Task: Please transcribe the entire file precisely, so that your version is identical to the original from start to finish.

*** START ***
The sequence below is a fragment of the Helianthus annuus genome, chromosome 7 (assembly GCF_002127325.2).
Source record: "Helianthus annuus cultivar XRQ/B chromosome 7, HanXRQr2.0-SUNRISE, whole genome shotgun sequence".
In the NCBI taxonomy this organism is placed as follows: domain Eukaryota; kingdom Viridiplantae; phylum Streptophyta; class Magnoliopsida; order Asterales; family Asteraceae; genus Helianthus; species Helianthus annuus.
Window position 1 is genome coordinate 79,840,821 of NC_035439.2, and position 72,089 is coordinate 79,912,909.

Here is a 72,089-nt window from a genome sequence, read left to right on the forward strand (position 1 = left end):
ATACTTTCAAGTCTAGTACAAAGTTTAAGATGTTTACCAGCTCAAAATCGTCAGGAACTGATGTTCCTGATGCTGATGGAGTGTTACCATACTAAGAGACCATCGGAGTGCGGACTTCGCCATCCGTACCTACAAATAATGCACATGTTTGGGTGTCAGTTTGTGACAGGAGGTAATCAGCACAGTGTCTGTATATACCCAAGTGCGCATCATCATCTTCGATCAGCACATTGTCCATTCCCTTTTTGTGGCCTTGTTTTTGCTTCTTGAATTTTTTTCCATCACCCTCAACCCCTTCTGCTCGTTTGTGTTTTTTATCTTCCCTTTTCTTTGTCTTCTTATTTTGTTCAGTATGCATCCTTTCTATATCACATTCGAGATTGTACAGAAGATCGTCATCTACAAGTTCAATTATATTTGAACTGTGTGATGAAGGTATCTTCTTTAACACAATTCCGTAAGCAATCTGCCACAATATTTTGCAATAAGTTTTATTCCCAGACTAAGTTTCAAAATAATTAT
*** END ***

The sequence below is a fragment of the Helianthus annuus genome, chromosome 7 (assembly GCF_002127325.2).
Source record: "Helianthus annuus cultivar XRQ/B chromosome 7, HanXRQr2.0-SUNRISE, whole genome shotgun sequence".
In the NCBI taxonomy this organism is placed as follows: domain Eukaryota; kingdom Viridiplantae; phylum Streptophyta; class Magnoliopsida; order Asterales; family Asteraceae; genus Helianthus; species Helianthus annuus.
Window position 1 is genome coordinate 79,840,821 of NC_035439.2, and position 72,089 is coordinate 79,912,909.

Here is a 72,089-nt window from a genome sequence, read left to right on the forward strand (position 1 = left end):
ATACTTTCAAGTCTAGTACAAAGTTTAAGATGTTTACCAGCTCAAAATCGTCAGGAACTGATGTTCCTGATGCTGATGGAGTGTTACCATACTAAGAGACCATCGGAGTGCGGACTTCGCCATCCGTACCTACAAATAATGCACATGTTTGGGTGTCAGTTTGTGACAGGAGGTAATCAGCACAGTGTCTGTATATACCCAAGTGCGCATCATCATCTTCGATCAGCACATTGTCCATTCCCTTTTTGTGGCCTTGTTTTTGCTTCTTGAATTTTTTTCCATCACCCTCAACCCCTTCTGCTCGTTTGTGTTTTTTATCTTCCCTTTTCTTTGTCTTCTTATTTTGTTCAGTATGCATCCTTTCTATATCACATTCGAGATTGTACAGAAGATCGTCATCTACAAGTTCAATTATATTTGAACTGTGTGATGAAGGTATCTTCTTTAACACAATTCCGTAAGCAATCTGCCACAATATTTTGCAATAAGTTTTATTCCCAGACTAAGTTTCAAAATAATTAT